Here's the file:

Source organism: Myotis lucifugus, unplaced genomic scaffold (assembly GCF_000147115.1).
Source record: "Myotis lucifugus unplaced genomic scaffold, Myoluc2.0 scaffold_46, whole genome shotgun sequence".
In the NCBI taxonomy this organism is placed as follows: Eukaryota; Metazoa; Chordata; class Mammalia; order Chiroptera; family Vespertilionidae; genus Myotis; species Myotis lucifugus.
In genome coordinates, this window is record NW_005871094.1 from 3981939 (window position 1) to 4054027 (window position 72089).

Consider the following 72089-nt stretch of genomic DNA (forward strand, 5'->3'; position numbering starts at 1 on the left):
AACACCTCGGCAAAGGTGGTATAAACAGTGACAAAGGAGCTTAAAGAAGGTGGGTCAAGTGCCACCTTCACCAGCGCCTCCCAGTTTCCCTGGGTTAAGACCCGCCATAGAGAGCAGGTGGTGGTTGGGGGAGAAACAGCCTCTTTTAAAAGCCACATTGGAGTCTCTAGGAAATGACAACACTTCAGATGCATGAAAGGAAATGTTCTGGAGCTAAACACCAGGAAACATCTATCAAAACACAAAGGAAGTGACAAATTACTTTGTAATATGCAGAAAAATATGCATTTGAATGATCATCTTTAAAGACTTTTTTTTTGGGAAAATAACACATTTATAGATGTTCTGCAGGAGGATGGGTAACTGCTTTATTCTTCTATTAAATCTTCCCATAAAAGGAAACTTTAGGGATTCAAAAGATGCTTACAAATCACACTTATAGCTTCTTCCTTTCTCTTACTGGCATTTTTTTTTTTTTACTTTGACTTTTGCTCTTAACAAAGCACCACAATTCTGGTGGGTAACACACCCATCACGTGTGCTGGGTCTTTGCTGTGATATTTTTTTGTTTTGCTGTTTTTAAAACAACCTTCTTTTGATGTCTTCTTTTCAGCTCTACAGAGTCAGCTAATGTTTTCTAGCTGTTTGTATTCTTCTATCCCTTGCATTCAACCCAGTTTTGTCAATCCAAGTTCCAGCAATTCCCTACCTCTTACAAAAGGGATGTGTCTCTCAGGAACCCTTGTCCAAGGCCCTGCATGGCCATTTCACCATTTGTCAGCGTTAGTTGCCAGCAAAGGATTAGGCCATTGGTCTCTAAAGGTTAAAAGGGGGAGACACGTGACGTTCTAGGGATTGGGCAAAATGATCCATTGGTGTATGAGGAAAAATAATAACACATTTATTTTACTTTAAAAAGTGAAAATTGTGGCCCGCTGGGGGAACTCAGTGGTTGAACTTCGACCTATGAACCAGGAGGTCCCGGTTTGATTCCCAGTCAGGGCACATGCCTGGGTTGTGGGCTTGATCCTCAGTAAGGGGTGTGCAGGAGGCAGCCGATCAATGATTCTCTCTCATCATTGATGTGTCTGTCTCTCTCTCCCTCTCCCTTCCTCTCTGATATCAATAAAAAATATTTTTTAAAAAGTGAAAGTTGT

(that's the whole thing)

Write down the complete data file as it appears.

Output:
Source organism: Myotis lucifugus, unplaced genomic scaffold (assembly GCF_000147115.1).
Source record: "Myotis lucifugus unplaced genomic scaffold, Myoluc2.0 scaffold_46, whole genome shotgun sequence".
In the NCBI taxonomy this organism is placed as follows: Eukaryota; Metazoa; Chordata; class Mammalia; order Chiroptera; family Vespertilionidae; genus Myotis; species Myotis lucifugus.
In genome coordinates, this window is record NW_005871094.1 from 3981939 (window position 1) to 4054027 (window position 72089).

Consider the following 72089-nt stretch of genomic DNA (forward strand, 5'->3'; position numbering starts at 1 on the left):
AACACCTCGGCAAAGGTGGTATAAACAGTGACAAAGGAGCTTAAAGAAGGTGGGTCAAGTGCCACCTTCACCAGCGCCTCCCAGTTTCCCTGGGTTAAGACCCGCCATAGAGAGCAGGTGGTGGTTGGGGGAGAAACAGCCTCTTTTAAAAGCCACATTGGAGTCTCTAGGAAATGACAACACTTCAGATGCATGAAAGGAAATGTTCTGGAGCTAAACACCAGGAAACATCTATCAAAACACAAAGGAAGTGACAAATTACTTTGTAATATGCAGAAAAATATGCATTTGAATGATCATCTTTAAAGACTTTTTTTTTGGGAAAATAACACATTTATAGATGTTCTGCAGGAGGATGGGTAACTGCTTTATTCTTCTATTAAATCTTCCCATAAAAGGAAACTTTAGGGATTCAAAAGATGCTTACAAATCACACTTATAGCTTCTTCCTTTCTCTTACTGGCATTTTTTTTTTTTTACTTTGACTTTTGCTCTTAACAAAGCACCACAATTCTGGTGGGTAACACACCCATCACGTGTGCTGGGTCTTTGCTGTGATATTTTTTTGTTTTGCTGTTTTTAAAACAACCTTCTTTTGATGTCTTCTTTTCAGCTCTACAGAGTCAGCTAATGTTTTCTAGCTGTTTGTATTCTTCTATCCCTTGCATTCAACCCAGTTTTGTCAATCCAAGTTCCAGCAATTCCCTACCTCTTACAAAAGGGATGTGTCTCTCAGGAACCCTTGTCCAAGGCCCTGCATGGCCATTTCACCATTTGTCAGCGTTAGTTGCCAGCAAAGGATTAGGCCATTGGTCTCTAAAGGTTAAAAGGGGGAGACACGTGACGTTCTAGGGATTGGGCAAAATGATCCATTGGTGTATGAGGAAAAATAATAACACATTTATTTTACTTTAAAAAGTGAAAATTGTGGCCCGCTGGGGGAACTCAGTGGTTGAACTTCGACCTATGAACCAGGAGGTCCCGGTTTGATTCCCAGTCAGGGCACATGCCTGGGTTGTGGGCTTGATCCTCAGTAAGGGGTGTGCAGGAGGCAGCCGATCAATGATTCTCTCTCATCATTGATGTGTCTGTCTCTCTCTCCCTCTCCCTTCCTCTCTGATATCAATAAAAAATATTTTTTAAAAAGTGAAAGTTGT